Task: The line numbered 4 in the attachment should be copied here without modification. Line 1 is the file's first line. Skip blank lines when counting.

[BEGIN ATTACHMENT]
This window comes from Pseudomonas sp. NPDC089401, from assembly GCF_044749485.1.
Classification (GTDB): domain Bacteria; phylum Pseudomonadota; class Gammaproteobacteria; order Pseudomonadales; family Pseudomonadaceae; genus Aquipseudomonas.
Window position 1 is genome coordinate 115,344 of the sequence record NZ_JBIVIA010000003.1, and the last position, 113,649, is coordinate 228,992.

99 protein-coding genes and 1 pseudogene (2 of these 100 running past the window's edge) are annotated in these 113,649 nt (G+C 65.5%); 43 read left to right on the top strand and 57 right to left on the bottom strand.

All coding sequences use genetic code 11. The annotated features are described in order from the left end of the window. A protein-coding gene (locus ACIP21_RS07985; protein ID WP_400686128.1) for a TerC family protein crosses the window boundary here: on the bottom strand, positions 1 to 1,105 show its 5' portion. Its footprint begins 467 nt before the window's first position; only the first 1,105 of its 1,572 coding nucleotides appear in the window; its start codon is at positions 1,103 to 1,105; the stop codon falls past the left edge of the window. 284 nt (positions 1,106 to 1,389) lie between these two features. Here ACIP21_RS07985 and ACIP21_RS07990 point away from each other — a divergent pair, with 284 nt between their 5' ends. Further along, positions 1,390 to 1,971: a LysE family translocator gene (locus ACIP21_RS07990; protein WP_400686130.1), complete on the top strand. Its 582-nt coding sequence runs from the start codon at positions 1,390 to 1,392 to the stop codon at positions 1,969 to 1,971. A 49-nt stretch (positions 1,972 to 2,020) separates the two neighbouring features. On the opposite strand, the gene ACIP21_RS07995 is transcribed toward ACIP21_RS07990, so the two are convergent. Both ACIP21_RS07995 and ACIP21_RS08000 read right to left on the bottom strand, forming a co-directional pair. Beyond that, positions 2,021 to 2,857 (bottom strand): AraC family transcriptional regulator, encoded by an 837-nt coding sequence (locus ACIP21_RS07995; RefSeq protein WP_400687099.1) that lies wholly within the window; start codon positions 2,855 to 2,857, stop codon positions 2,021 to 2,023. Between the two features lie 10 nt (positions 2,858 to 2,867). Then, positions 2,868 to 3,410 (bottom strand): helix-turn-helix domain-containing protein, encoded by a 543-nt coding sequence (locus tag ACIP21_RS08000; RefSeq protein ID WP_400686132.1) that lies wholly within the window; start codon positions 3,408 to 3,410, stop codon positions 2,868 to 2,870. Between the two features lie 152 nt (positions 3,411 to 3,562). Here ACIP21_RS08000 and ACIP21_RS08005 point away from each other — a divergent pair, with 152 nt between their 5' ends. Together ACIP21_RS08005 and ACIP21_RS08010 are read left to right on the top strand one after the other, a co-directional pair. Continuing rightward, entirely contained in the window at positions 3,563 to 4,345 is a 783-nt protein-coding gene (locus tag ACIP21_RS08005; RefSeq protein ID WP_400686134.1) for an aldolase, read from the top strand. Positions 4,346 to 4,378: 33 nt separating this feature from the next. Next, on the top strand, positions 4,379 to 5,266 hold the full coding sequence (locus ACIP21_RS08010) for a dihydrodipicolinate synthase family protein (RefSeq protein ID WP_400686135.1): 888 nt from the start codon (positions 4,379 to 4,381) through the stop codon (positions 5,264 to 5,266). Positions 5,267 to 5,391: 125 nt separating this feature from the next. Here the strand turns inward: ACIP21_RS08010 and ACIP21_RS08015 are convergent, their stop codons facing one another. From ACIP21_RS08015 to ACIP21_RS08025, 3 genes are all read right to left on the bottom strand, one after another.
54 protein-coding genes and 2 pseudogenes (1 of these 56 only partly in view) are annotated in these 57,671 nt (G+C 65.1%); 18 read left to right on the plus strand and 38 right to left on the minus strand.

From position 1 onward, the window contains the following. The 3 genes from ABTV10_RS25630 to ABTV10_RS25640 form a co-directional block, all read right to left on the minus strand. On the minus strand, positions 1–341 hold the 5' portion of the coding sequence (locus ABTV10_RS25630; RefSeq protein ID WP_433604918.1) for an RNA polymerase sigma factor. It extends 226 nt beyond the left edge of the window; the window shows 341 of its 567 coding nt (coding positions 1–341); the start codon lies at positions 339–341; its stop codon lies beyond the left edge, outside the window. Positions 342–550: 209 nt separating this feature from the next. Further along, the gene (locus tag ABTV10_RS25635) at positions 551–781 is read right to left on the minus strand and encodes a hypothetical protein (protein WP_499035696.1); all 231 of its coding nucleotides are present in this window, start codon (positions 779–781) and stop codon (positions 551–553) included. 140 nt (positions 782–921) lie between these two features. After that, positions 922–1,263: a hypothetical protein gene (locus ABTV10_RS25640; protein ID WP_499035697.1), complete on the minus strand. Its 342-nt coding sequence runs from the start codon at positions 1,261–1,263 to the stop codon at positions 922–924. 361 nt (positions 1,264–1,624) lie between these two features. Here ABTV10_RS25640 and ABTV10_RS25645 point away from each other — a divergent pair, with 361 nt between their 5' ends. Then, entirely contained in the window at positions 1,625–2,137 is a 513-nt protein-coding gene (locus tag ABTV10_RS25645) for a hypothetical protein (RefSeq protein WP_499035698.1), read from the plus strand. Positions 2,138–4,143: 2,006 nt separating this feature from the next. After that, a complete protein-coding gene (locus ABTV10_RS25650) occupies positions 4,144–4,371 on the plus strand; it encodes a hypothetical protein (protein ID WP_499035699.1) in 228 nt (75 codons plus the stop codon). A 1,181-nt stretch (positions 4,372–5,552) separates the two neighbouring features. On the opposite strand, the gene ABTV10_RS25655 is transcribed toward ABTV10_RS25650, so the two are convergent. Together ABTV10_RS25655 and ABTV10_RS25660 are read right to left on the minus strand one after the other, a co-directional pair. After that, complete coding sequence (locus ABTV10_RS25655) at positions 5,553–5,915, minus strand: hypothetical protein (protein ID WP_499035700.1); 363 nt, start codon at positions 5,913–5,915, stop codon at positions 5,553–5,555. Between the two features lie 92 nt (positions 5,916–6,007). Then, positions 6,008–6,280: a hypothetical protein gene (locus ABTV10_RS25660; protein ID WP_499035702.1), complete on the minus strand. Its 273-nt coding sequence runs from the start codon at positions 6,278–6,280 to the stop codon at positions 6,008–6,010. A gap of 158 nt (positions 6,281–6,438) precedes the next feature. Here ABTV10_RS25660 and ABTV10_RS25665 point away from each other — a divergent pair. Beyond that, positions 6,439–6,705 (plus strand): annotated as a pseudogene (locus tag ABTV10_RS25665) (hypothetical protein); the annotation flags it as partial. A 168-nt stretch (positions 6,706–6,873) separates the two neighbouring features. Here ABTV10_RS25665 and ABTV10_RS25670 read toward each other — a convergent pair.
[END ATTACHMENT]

99 protein-coding genes and 1 pseudogene (2 of these 100 running past the window's edge) are annotated in these 113,649 nt (G+C 65.5%); 43 read left to right on the top strand and 57 right to left on the bottom strand.